"Help, I've been 'shot!'" "He's shooting!" Those were the words yelled April 17 when Fort Knox's Department of the Army civilian police conducted active shooter scenario training at the former Mudge Elementary School building on post.

Lt. Ron Reyna, an instructor for the DACP, said the active shooter scenario was kinetic and fast-paced.

"It was (a) two-way battle going on and if you do your tactics wrong you will do it wrong one time," Reyna explained about the simuntion and the possibility of being shot. "It's a lesson learned better than anyone telling you what to do. You will learn from experience and feeling that (simunition pellet)."

Reyna said although a few of the officers were getting frustrated with the training because the "shooter" was able to get the drop on them, he said he would rather they learn lessons in training than with their life when they are on the street. He said the officers had to conduct training again because he believes practice makes perfect.

"We want to try for perfection, but we have to practice, practice, practice to get to perfect," he said. "If it takes several iterations of training so be it."

On April 17 the officers were conducting training that's mandated by U.S. Army Installation Management Command which requires the officers to complete several tasks annually. The five-day training focused on mandatory subjects, active shooter scenario, high-risk and low-risk traffic stops and a standardized field sobriety test as well as other training scenarios.

Reyna pointed out that having the DACP receive trauma training helps because the guest instructor taught them how to pack wounds, use a pressure dressing and tourniquet.

"After we clear a room from an active shooter we either arrest or neutralize the subjects or subjects," Reyna said. "We can then turn our focus on rescue task force which saves people's lives who have been hurt."

The training was also beneficial for the role players such as Spc. Dillon Griffin, a military police officer with the 233rd MP Regiment in the Kentucky National Guard. Griffin said he volunteered as a role player because he thought it would be a lot of fun and a learning experience.

"I thought this would be a good step because I haven't been trained on an active shooter situation for well over a year and this lets me refurbish my skills," said Griffin. "(I) learned new tactics and procedures. The way they cleared the rooms was a little different from the way I was trained."

Although Griffin wasn't evaluated on his role, he said he will take the knowledge gained from the DACP to his unit to see if they can incorporate the active shooter training differences into their training.

The training wasn't only beneficial for Griffin. Reyna said it also provided officers an opportunity to work together and gel the department's cohesion. Reyna pointed out that it's important to make sure the training was as realistic as possible. He said the goal was to train officers for a specific task so they can be under stress which adds realism to the actual event.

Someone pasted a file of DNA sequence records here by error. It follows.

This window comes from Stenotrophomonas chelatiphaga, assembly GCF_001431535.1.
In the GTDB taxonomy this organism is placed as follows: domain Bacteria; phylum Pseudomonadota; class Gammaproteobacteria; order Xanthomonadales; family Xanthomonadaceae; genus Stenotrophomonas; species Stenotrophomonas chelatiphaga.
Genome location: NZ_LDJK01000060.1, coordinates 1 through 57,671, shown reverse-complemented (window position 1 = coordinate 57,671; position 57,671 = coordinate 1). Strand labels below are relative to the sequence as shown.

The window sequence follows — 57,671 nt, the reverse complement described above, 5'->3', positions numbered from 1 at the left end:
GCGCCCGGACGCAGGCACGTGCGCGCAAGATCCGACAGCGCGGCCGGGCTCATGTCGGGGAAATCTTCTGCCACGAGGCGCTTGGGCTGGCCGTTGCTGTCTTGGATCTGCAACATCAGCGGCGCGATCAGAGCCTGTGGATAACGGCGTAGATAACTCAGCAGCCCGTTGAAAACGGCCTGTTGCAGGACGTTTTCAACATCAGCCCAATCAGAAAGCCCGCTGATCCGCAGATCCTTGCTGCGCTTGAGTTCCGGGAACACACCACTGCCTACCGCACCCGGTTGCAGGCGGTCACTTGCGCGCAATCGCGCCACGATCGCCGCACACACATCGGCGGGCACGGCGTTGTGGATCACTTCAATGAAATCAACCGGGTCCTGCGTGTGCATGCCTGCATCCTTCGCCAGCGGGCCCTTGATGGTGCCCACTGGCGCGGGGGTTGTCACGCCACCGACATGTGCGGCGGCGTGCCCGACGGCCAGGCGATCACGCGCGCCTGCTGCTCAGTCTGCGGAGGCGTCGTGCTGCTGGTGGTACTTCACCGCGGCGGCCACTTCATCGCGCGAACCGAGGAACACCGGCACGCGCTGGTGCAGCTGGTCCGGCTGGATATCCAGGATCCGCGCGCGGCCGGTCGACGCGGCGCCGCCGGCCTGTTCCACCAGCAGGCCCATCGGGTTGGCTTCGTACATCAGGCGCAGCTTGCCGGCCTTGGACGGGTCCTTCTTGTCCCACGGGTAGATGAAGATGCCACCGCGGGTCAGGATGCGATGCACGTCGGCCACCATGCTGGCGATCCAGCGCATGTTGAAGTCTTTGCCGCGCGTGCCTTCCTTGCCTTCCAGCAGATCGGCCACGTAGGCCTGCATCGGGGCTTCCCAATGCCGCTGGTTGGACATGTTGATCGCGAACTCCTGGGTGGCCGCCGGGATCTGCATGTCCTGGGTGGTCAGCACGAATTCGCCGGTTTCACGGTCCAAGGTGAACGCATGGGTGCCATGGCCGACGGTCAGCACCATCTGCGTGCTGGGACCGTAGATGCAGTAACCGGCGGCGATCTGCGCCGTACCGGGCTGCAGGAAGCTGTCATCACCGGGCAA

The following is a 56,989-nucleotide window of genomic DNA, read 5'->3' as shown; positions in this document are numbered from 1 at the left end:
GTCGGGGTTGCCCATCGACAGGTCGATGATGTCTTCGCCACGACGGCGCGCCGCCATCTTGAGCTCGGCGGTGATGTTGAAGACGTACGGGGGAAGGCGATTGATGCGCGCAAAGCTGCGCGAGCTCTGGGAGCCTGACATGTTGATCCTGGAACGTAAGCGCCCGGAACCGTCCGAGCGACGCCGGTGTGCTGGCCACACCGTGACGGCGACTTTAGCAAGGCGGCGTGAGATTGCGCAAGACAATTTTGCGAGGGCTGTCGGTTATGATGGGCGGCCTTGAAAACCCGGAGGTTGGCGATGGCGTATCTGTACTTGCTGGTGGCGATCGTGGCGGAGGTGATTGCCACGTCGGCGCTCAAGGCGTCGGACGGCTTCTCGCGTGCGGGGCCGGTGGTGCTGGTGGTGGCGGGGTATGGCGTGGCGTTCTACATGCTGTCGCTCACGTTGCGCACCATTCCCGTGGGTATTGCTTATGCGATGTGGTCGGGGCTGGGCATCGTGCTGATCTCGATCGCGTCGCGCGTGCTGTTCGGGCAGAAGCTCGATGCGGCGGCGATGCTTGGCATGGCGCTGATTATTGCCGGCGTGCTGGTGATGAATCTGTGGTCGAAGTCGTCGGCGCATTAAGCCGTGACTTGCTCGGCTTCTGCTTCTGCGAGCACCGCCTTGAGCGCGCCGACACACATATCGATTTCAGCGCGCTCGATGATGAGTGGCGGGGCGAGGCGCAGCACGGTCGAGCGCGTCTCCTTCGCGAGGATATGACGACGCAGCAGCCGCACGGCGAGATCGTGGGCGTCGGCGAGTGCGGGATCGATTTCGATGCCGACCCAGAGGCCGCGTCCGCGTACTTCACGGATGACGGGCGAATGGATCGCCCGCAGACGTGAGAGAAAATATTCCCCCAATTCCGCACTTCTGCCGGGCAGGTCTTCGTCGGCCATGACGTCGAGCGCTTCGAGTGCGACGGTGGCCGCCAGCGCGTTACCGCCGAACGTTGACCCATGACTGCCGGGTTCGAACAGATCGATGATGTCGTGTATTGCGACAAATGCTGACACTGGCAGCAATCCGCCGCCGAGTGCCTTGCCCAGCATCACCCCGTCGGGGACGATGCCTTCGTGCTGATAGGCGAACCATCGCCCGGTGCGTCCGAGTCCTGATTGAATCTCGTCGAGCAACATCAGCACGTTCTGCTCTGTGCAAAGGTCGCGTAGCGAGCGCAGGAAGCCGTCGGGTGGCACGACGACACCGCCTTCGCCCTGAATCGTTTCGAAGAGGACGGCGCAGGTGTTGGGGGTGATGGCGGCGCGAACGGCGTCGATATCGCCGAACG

"By having the ability to use role players, practice and use simunition rounds, use weapon systems that deploy and the radio communications are all the things they would actually use the day of a critical incident," explained Reyna. "We can see if a person is weak in an event so we can identify and retrain that officer to the level of expectations.

"I can only do that by placing them under as much stress as possible and as close to realism as possible within reason. (I need) to learn where each person's breaking is, (and) when we get to that point we know where we need to retrain or do it again until they feel comfortable with their abilities. We need them to be confident. We need them to be the warrior they can be."

MPs, DACPs riding in new cars:

While driving on Fort Knox individuals might have noticed the change and new look of cars being driven by military police and Department of the Army civilian police.

That change is due to the U.S. Army Installation Management Command standardizing the striping and equipment package for all continental United States police cars.

Lt. Ron Reyna, in instructor for Fort Knox's DACP, said each car in CONUS will have the same stripe design, marking, equipment and lights.

"When we get the car we have to put in radar, camera systems and radios," he said. "We all go to a local vendor to have the stripe put on, but all of the stripes are the same."

Reyna added that the only difference in the cars will be the name of the installation which is on the bottom of the door.

"The people who work and live here will see a change in the appearance of the cars," Reyna said. "That's the new military police vehicle, and they will become familiar with that as they go from installation to installation."